I'd like to thank Leyane Jerejian  at FSB Media for sending me a review copy of this wonderful book.  Grade: A.  

You can view a video trailer here.

For Discussion:
As noted above, Huntington's disease is a progressive genetic disease that generally ends up killing those who have it.  Everyone has the gene on which Huntington's is carried.  If your gene has a particular defect, you get the disease.  In order to get the gene with the defect, you must have a parent with that gene, and if you have the gene there is a 100% chance you'll develop the disease if you live long enough.  Symptoms do not appear until middle age, generally somewhere between 30 and 50.  In short, you are not at risk for the disease unless one of your parents has it, and if one of your parents has it, there is a 50% chance you do.  There is now a test that can be given to those at risk to determine if they have the gene.  If you watched a parent die of Huntington's disease, would you get tested?  Sean and his siblings decided not to -- they didn't want to know for sure if they were going to get it.  Other people want to know.  If the test is negative, they can live a normal life and not worry about the gene.  If it is positive they know they don't have to save for retirement, they know they need to do what they want to do early in life because late isn't likely to come.  They may want to forgo having kids.  What about  you, would you want to know?


  1. Yes, I would want to know. Just like I know about the progressive deterioration of the essential familial tremor I have which comes from bad DNA. Here's why: A person is not guaranteed to develop symptoms even with a defective gene, especially if they take certain supplements which can keep a gene from manifesting. A great deal of research is being done on Huntington's and it is quite promising. The assumption that if you have a bad gene you automatically will develop the disease and die isn't totally correct. I have an in-law with the Huntington's gene and so far, even though she is past the age where it begins to manifest, there is nothing. So what will happen to her? Only God knows. But she is taking a lot of supplements and gets a lot of support from a Huntington's organization.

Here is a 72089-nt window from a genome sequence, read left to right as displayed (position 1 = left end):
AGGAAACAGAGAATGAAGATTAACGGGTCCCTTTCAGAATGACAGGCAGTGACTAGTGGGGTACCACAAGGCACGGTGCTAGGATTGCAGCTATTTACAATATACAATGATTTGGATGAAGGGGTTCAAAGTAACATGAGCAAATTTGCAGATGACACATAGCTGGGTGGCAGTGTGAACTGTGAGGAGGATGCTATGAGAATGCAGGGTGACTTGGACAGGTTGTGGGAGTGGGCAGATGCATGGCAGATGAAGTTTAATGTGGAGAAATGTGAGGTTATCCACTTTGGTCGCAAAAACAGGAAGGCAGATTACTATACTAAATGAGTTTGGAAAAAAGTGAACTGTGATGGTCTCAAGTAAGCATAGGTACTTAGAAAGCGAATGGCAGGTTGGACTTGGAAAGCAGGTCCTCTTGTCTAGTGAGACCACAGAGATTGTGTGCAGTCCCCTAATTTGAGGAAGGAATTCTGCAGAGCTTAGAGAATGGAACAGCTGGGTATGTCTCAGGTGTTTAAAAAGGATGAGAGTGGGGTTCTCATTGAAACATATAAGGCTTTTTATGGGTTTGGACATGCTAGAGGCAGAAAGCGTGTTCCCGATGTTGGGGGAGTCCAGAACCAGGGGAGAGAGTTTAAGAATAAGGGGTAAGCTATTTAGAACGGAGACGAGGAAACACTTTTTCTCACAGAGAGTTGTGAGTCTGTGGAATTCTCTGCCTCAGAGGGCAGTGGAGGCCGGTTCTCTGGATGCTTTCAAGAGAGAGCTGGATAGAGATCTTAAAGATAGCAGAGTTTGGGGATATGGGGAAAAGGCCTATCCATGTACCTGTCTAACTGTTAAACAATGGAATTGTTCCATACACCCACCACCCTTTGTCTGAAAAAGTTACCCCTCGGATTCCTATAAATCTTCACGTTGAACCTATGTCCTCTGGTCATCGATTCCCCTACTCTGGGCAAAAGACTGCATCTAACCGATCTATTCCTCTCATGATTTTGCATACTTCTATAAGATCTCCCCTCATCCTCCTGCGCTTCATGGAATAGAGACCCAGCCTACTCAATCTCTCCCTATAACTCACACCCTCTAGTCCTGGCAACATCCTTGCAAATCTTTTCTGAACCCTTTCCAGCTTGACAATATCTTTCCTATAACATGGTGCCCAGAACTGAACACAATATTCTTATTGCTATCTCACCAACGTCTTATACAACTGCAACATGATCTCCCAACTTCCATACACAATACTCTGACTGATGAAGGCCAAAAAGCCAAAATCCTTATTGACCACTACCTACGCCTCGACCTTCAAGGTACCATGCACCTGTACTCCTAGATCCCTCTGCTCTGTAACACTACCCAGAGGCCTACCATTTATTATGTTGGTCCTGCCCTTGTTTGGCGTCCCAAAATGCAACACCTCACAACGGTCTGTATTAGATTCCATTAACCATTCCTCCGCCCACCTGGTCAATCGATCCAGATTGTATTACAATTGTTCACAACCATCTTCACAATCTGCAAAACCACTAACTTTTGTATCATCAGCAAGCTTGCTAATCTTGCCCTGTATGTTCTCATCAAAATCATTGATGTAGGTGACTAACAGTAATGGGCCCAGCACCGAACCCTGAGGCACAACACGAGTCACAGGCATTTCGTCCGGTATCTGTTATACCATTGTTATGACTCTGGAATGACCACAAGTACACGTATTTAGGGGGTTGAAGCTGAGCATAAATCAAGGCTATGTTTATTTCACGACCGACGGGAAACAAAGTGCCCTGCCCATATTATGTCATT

As far as living it up hard, why not do what God calls you to do, take care of your body as well as you can, and put everything in God's hands? The potential for a disease manifestation can't rule your life. I refuse to let it rule mine.

  2. This is very interesting. My family has a condition called "BHD" which is supposed to be a 50% transmittal rate, but so far every single person who's been tested has tested positive. I haven't done it yet, but I always wonder if I should. I think eventually I will, but it's a little different than this situation because it's not deadly in and of itself, and most of what goes along with it I figure I can address through healthy living. But in a case like that, I can certainly see wanting to know.

  3. Thanks for this very thoughtful review! I love the way you delve into each of the issues the book poses to the reader.

  4. That band of colors across the top of the cover was reminding me of a painting from 40 years ago...what was it? Ahh- this one: Kufa Gates, and others from the series: